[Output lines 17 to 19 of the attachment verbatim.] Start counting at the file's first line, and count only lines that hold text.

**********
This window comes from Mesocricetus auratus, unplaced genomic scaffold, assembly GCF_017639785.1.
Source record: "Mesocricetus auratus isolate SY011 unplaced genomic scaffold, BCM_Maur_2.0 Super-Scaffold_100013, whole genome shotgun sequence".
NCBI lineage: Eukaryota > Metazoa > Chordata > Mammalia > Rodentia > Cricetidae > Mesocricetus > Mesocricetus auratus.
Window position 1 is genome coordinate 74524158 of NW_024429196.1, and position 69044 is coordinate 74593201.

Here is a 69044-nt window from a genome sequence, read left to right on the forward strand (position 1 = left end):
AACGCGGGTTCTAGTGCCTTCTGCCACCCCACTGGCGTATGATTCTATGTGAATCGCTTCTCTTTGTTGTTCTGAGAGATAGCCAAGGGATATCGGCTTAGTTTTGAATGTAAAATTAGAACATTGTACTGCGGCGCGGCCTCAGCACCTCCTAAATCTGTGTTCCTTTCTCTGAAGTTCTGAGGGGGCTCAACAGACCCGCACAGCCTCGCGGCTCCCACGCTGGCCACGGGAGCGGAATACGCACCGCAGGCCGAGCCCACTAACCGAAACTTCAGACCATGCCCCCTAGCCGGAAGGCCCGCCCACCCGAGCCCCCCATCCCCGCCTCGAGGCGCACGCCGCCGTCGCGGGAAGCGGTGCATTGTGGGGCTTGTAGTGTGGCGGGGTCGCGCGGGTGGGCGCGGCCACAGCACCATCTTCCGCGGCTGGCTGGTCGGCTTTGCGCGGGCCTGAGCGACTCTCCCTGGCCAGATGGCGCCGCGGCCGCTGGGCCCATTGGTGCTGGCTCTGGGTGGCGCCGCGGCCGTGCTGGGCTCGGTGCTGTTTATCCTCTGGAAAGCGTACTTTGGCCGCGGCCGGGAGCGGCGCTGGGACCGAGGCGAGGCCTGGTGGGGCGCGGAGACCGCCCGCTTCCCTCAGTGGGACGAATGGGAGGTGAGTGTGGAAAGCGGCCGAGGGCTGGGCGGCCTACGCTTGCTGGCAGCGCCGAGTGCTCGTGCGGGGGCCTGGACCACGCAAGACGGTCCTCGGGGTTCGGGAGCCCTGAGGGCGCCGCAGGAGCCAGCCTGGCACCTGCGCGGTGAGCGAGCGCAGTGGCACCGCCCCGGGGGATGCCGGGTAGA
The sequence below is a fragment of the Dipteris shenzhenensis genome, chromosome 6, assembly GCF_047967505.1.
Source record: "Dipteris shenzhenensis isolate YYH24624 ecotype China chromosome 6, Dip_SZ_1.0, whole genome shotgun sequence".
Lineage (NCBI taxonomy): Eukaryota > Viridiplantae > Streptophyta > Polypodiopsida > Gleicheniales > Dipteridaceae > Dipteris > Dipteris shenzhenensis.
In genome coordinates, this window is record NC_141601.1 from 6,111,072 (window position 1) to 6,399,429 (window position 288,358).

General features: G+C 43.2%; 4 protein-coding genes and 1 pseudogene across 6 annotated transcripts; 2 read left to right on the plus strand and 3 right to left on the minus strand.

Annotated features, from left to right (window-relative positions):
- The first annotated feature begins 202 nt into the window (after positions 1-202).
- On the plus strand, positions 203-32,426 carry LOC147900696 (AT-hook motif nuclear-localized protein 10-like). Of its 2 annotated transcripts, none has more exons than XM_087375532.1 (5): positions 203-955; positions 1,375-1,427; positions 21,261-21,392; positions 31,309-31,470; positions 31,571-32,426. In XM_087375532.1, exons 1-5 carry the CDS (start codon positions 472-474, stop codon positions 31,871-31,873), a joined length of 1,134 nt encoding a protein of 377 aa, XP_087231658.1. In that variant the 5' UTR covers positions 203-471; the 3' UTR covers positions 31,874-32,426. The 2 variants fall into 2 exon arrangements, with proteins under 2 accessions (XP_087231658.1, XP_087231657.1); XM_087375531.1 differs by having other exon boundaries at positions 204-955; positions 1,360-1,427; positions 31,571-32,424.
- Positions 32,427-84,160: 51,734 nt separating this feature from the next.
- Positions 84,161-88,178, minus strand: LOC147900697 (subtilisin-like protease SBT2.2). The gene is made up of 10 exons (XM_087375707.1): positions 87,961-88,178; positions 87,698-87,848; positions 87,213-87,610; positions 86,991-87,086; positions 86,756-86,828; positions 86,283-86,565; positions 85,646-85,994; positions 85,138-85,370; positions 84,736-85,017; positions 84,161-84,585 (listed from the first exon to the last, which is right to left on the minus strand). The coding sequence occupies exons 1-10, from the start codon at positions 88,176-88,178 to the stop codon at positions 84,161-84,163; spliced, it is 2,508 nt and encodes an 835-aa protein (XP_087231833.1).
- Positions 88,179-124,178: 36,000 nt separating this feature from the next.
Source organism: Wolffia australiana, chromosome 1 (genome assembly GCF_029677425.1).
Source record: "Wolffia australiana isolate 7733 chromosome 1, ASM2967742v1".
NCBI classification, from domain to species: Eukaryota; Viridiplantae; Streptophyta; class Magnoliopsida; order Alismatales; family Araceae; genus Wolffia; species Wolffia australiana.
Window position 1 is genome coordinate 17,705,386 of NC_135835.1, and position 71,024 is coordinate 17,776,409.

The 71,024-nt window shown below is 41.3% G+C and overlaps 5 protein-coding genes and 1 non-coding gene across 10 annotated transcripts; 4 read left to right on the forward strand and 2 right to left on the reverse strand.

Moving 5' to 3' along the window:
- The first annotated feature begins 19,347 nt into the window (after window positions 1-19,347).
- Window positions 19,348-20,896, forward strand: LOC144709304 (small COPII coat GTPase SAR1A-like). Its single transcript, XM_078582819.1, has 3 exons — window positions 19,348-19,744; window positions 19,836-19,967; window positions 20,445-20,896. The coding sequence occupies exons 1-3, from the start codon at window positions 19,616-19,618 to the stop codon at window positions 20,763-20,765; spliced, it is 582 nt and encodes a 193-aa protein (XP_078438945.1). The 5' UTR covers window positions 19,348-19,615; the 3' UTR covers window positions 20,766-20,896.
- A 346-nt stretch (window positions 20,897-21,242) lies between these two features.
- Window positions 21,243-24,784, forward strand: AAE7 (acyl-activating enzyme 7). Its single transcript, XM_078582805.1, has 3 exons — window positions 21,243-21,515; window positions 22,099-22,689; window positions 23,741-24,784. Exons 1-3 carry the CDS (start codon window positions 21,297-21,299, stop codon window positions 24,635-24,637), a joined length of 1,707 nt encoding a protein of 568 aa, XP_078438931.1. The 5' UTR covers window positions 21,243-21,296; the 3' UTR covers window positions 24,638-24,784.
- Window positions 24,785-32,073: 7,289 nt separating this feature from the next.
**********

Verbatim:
- Positions 88,179-124,178: 36,000 nt separating this feature from the next.
Source organism: Wolffia australiana, chromosome 1 (genome assembly GCF_029677425.1).
Source record: "Wolffia australiana isolate 7733 chromosome 1, ASM2967742v1".